We have a guy, Cory (Eric Larson) who is driving to the Middle of Nowhere with his girlfriend Elaine (Francine Lapensee) to a deserted farm somewhere just past the Middle of Nowhere. Cory had found his estranged father just two weeks before – his dad had disappeared after checking into the mysterious deaths of his parents at that farm – and after the subsequent suicide of Estranged Dad, Cory is going to find out what’s what. And since this is a spam in a cabin movie, Cory has invited along a bunch of friends who will serve as the potted meat product.

First, though we have to stop at the Middle of Nowhere Gas Station and Diner, to be menaced by this movie’s Harbinger (Rufus Norris), who bluntly tells them there is no farm and to go away. (Honestly, this guy might have served as a model for the character in Drew Goddard’s Cabin in the Woods) As more friends arrive and gather in the diner (which oddly seems to be much bigger on the inside than out), the Harbinger ramps up his menace, finally pulling a gun and threatening them if they don’t leave and go back home. This leads to a cathartic confession from the Harbinger about the night that Cory’s grandparents died, after which the Harbinger admits the gun isn’t even loaded and becomes downright human.

This deviation from the spam in a cabin template, the humanizing of a traditionally one-note character is the first indication that Demon Wind might have a few more tricks up its sleeve than your typical Evil Dead cash-in.

We already know how the grandparents died because we watched the beginning of the movie, and it wasn’t good, so its time for our 8-pack of Spam to finally find what’s left of the farm. Only the ruined facades of the cabin and barn (that blowed up real good) still stand. Oh, and a skeleton tied to a cross.

The cabin’s facade holds the next interesting twist: basically just a wall and a doorframe, looking through the door lets you see and even enter an intact cabin, apparently maintained by the magic of Cory’s grandmother. This will become important since the cars will no longer start, and attempting to leave on foot results in a mysterious fog that transports our cast to different locations, ending back up at the farm.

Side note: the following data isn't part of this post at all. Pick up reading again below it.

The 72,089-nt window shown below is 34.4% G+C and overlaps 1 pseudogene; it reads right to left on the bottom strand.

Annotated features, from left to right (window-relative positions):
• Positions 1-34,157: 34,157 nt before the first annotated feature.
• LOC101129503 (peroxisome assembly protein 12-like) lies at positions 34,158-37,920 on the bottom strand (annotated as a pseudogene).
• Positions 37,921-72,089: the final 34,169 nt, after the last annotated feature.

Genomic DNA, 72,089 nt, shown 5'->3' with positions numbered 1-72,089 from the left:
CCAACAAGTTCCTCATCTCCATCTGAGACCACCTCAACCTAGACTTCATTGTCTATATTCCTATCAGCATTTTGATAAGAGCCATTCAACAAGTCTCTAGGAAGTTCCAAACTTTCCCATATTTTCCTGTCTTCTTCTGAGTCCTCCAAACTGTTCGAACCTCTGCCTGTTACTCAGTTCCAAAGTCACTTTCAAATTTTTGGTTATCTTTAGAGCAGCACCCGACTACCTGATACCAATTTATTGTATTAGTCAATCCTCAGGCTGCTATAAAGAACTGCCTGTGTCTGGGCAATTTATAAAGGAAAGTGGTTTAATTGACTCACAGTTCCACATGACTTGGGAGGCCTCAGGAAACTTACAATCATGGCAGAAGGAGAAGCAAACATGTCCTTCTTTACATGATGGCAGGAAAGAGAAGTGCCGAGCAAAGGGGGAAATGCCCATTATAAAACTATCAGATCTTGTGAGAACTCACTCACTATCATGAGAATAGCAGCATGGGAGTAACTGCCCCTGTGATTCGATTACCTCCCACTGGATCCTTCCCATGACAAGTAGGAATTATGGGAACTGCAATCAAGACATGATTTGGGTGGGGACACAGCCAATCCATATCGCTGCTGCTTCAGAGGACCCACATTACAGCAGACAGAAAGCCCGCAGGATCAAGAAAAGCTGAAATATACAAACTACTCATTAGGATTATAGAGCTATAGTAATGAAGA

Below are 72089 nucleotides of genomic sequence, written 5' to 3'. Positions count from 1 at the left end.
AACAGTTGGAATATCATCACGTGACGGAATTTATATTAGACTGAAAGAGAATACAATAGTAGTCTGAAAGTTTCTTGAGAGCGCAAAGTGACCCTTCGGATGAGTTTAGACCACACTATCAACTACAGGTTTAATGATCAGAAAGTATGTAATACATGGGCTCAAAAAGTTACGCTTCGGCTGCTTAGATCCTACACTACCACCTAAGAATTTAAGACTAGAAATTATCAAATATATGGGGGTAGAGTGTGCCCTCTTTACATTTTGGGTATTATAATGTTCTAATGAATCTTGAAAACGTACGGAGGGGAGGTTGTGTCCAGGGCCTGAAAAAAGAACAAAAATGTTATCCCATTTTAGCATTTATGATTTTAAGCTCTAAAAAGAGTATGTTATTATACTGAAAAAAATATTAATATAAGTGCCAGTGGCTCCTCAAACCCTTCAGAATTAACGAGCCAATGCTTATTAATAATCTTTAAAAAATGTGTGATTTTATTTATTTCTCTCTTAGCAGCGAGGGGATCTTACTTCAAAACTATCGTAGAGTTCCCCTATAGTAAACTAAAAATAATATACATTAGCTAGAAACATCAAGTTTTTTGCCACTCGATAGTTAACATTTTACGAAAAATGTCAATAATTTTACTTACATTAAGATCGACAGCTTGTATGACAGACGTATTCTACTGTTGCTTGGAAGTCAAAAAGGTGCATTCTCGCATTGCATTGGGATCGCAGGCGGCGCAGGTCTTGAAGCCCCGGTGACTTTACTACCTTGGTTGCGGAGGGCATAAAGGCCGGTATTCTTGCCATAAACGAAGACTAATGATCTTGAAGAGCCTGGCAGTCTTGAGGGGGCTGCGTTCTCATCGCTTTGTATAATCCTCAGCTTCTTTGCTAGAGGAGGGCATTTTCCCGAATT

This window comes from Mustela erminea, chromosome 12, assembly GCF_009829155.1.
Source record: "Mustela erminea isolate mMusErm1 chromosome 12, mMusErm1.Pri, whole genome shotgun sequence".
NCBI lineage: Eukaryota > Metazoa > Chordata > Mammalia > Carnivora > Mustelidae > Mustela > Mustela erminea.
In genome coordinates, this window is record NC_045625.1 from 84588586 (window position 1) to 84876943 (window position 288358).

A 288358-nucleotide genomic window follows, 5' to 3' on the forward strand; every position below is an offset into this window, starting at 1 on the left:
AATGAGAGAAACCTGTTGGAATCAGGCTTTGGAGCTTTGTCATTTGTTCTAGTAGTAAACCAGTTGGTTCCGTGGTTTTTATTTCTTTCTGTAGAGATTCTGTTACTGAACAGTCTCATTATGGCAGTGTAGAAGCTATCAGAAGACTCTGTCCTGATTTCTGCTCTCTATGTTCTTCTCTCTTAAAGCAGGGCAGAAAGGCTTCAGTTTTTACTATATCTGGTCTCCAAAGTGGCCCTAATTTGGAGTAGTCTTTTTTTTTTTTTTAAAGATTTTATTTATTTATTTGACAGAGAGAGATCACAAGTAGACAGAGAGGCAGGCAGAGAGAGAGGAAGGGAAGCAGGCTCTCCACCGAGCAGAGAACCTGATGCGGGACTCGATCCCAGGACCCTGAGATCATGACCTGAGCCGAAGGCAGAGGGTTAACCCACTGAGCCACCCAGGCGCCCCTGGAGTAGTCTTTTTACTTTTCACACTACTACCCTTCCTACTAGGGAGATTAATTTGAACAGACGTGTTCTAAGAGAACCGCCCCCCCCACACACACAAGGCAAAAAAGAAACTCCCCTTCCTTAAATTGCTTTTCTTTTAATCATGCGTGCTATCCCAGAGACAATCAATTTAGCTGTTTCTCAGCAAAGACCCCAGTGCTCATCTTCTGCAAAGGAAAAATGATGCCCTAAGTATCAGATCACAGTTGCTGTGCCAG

So we have a bunch of people boarding up a cabin that does not exactly exist, and we get to winnowing down our chopping list. This all has something to do with Cory’s lineage – that plotline gets pretty berserk – there’s a zombie siege (of course) and oddly enough, two of the Daggers of Megiddo from The Omen. Even odder, they seem to be single-use weapons.

I love Spam! I’m having Spam Spam Spam Spam actress and Spam!”

There are parts of Demon Wind that play out like the sizzle reel to raise funding – the whole spam in a cabin thing, the zombie siege (“kids love zombies!”), the stuff modeled on obvious, profitable hits. Then there are the parts where writer/director Charles Philip Moore wants to show he can stretch the envelope on these things. Talking about those times any further would rob you of the fun of discovering them on your own. And you knew if you were going to watch this movie by the second paragraph of this review.